photo-icon Danny Howe

An artist, a wall and a creative city

Earlier this year, local artist Dave Court was approached to create a mural, depicting the status of Adelaide as a UNESCO City of Music. We spoke with Dave about his journey in coming up with a concept that would represent such an important element of Adelaide’s creative culture.

The City of Music Mural is located on the west facing wall of 128 Hindley Street, Adelaide.

What were your first thoughts when approached to paint a 1,000 square metre mural symbolising Adelaide as a City of Music?

"It was kind of a very slow, long process in development, but when Steve from Music SA first approached, my response was just an immediate ‘yes’. I’ve been involved with the Adelaide music scene in various non-musical capacities over the last few years through taking photos, making artwork and music mag Yewth, and it was a really exciting opportunity to delve into it with a purpose and with an historical bent."


Tell us about your approach to creating the visual representation.

"In thinking about how I was going to possibly represent something as big and complex as music in Adelaide over time, I started with a process of elimination. I decided it couldn’t be an image of any individual people, musical instruments or buildings - or anything that would be restrictive or exclude people that weren’t directly represented. Any kind of direct representation could never do justice to the breadth of what it needs to be."

"Through taking these things and abstracting them they’re able to refer directly to where they come from, and then also be something larger than that. For example, the big black and green circles at the top of the wall are an abstraction of a music street magazine logo - this can refer to that magazine specifically, that particular issue of the mag - which was in the collection of Peter Tilbrook, or it can be representative of all music street press. Also, being a round black shape, it can look like a vinyl record, or concentric circles could be sound waves emanating from a speaker."

Who did you speak to and what did you learn?

"We interviewed a whole heap of people who have been active at various times over the last 60 years: Motez, Glenn Shorrock, Beccy Cole, Bart Willoughby, Sarah McLeod and a bunch more.

"The thing that came up most consistently is how Adelaide has always had such a disproportionate output of talented people compared to the size of the city.

"The other thing that was really interesting was to get a big zoomed-out picture of the landscape of Adelaide music and creative scenes basically since youth culture began, and to get a rough idea of the ups and downs and different waves of influence and culture that shaped the city."

Was there a recurring theme across your conversations?  

"The common thread, which is a big thing with all creative industries, is about the size and scale of Adelaide. Australia is kind of in the corner globally and Adelaide is perpetually in the shadow of Sydney and Melbourne - but time and again people talked about how this is a positive thing, that people are able to create something unique in this relative isolation and that Adelaide has always punched above its weight in terms of artistic and musical output."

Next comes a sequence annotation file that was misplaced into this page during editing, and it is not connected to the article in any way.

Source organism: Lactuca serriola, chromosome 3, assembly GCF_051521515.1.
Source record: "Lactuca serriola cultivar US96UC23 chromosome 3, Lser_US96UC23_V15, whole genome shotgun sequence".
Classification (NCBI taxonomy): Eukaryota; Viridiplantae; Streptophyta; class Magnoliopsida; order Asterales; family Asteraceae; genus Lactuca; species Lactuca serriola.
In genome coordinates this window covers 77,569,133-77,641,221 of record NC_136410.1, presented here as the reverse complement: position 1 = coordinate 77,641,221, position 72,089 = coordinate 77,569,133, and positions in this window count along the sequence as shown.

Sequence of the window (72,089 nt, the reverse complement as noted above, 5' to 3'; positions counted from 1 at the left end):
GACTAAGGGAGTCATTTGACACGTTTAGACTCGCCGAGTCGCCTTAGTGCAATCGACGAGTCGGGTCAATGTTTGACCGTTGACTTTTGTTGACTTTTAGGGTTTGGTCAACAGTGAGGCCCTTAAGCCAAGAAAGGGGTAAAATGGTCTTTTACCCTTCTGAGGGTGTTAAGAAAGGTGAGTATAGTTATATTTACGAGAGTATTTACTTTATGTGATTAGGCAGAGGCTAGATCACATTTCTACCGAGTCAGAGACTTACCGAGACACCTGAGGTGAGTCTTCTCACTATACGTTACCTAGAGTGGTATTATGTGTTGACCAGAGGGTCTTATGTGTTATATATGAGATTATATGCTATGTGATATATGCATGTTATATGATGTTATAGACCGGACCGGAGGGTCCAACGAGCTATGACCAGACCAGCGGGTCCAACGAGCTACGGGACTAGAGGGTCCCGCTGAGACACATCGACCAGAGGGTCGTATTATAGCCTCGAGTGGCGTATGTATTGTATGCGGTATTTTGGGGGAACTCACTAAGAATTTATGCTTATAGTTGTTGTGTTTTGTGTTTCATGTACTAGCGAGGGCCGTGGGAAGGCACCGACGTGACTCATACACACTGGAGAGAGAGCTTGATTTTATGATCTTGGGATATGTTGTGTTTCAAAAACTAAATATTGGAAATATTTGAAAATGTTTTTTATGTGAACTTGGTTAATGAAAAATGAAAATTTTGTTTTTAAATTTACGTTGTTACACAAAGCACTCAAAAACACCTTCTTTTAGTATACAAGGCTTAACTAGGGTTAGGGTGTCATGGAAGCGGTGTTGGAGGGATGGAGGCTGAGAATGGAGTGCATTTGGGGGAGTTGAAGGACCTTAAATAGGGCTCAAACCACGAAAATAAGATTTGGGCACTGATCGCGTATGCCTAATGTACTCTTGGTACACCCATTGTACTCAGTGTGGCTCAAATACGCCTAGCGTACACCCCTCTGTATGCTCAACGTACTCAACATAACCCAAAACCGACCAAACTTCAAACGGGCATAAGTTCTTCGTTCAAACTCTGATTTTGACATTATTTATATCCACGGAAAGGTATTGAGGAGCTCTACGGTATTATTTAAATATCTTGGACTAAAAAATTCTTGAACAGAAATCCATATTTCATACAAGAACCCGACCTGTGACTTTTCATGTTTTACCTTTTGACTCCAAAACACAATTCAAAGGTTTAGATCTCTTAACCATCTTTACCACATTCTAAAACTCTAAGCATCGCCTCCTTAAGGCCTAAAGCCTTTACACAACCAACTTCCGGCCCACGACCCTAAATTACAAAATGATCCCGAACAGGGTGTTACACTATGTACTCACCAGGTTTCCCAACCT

What was the most unexpected learning from your research?

"I think what was the most surprising, and I guess I hadn’t really thought about it because it was before my time, is how much of an impact seemingly simple legislation changes can have on culture and creative scenes. There was a huge suburban live music scene in the '60s which was hit hard when drink driving laws were introduced and is now basically non-existent - and then that same thing happened in the '90s with the introduction of pokies which eradicated live music from the majority of pubs and venues everywhere."

In the wake of this project, what do you now believe it means 'to be a City of Music'?

"I think it means a lot of things - a music scene is a huge, complex interconnected beast and so many things contribute to making it better or worse. Something that came up a lot, and what I think is great about Adelaide as a city of music, is that it is diverse - lots of different people making different kinds of things, and supportive, especially between different genres and styles of music."

The mural celebrates Adelaide being recognised by UNESCO as a City of Music – but what can you tell us about the city culture for visual artists?

"That’s a huge question that could be its own investigative documentary and mural project. I could say so much.

"I think there are a lot of parallels between music and art though, and obviously a lot of overlap. Adelaide visual art culture is awesome and diverse, outputs at a super high standard and everyone is generally super warm and supportive of each other. It’s a great thing to be a part of.

"Adelaide is at the size where it’s large enough that it can support and produce a heap of excellent artists, but still small enough that it’s possible to meet or know a large proportion of artists working in the city, and everyone is a friend of a friend. This allows lots of great potential for connection, collaboration, learning and growing for everyone involved."

The finished product. 1000 sq metres, painted in ten days, using 300 litres of paint. 

Adelaide was designated as a City of Music in 2015 and is Australia’s first and only City of Music. Australia’s UNESCO Creative Cities include Adelaide City of Music, Sydney City of Film, Melbourne City of Literature and Geelong City of Design.